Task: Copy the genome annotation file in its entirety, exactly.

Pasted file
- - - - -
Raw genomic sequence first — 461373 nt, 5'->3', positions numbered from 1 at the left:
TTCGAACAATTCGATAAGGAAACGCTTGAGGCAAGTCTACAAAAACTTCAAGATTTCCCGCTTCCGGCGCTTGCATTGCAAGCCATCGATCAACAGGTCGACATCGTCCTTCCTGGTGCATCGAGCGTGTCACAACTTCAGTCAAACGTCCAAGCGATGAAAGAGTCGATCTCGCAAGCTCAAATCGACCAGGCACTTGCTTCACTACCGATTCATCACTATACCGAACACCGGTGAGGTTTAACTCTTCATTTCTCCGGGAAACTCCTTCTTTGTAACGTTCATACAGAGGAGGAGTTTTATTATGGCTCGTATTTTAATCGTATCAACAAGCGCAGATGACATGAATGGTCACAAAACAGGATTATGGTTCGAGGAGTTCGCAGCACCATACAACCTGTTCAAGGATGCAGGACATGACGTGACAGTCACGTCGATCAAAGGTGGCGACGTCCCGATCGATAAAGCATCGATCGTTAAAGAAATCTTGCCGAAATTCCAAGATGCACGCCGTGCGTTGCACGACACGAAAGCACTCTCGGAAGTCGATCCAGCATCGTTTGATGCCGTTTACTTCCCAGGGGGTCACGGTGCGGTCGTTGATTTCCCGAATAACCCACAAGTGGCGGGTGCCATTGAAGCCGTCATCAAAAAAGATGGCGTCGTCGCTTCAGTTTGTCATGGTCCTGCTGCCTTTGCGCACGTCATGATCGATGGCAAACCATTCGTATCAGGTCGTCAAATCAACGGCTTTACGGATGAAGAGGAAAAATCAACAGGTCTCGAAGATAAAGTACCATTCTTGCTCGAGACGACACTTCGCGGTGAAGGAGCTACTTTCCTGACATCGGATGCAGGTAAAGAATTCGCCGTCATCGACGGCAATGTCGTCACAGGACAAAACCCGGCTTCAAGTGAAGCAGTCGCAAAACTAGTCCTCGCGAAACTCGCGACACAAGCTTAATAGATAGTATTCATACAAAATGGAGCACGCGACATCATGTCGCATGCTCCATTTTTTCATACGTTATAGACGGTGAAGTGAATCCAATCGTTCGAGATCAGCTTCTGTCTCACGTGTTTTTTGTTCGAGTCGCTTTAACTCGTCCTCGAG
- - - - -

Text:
Raw genomic sequence first — 461373 nt, 5'->3', positions numbered from 1 at the left:
TTCGAACAATTCGATAAGGAAACGCTTGAGGCAAGTCTACAAAAACTTCAAGATTTCCCGCTTCCGGCGCTTGCATTGCAAGCCATCGATCAACAGGTCGACATCGTCCTTCCTGGTGCATCGAGCGTGTCACAACTTCAGTCAAACGTCCAAGCGATGAAAGAGTCGATCTCGCAAGCTCAAATCGACCAGGCACTTGCTTCACTACCGATTCATCACTATACCGAACACCGGTGAGGTTTAACTCTTCATTTCTCCGGGAAACTCCTTCTTTGTAACGTTCATACAGAGGAGGAGTTTTATTATGGCTCGTATTTTAATCGTATCAACAAGCGCAGATGACATGAATGGTCACAAAACAGGATTATGGTTCGAGGAGTTCGCAGCACCATACAACCTGTTCAAGGATGCAGGACATGACGTGACAGTCACGTCGATCAAAGGTGGCGACGTCCCGATCGATAAAGCATCGATCGTTAAAGAAATCTTGCCGAAATTCCAAGATGCACGCCGTGCGTTGCACGACACGAAAGCACTCTCGGAAGTCGATCCAGCATCGTTTGATGCCGTTTACTTCCCAGGGGGTCACGGTGCGGTCGTTGATTTCCCGAATAACCCACAAGTGGCGGGTGCCATTGAAGCCGTCATCAAAAAAGATGGCGTCGTCGCTTCAGTTTGTCATGGTCCTGCTGCCTTTGCGCACGTCATGATCGATGGCAAACCATTCGTATCAGGTCGTCAAATCAACGGCTTTACGGATGAAGAGGAAAAATCAACAGGTCTCGAAGATAAAGTACCATTCTTGCTCGAGACGACACTTCGCGGTGAAGGAGCTACTTTCCTGACATCGGATGCAGGTAAAGAATTCGCCGTCATCGACGGCAATGTCGTCACAGGACAAAACCCGGCTTCAAGTGAAGCAGTCGCAAAACTAGTCCTCGCGAAACTCGCGACACAAGCTTAATAGATAGTATTCATACAAAATGGAGCACGCGACATCATGTCGCATGCTCCATTTTTTCATACGTTATAGACGGTGAAGTGAATCCAATCGTTCGAGATCAGCTTCTGTCTCACGTGTTTTTTGTTCGAGTCGCTTTAACTCGTCCTCGAG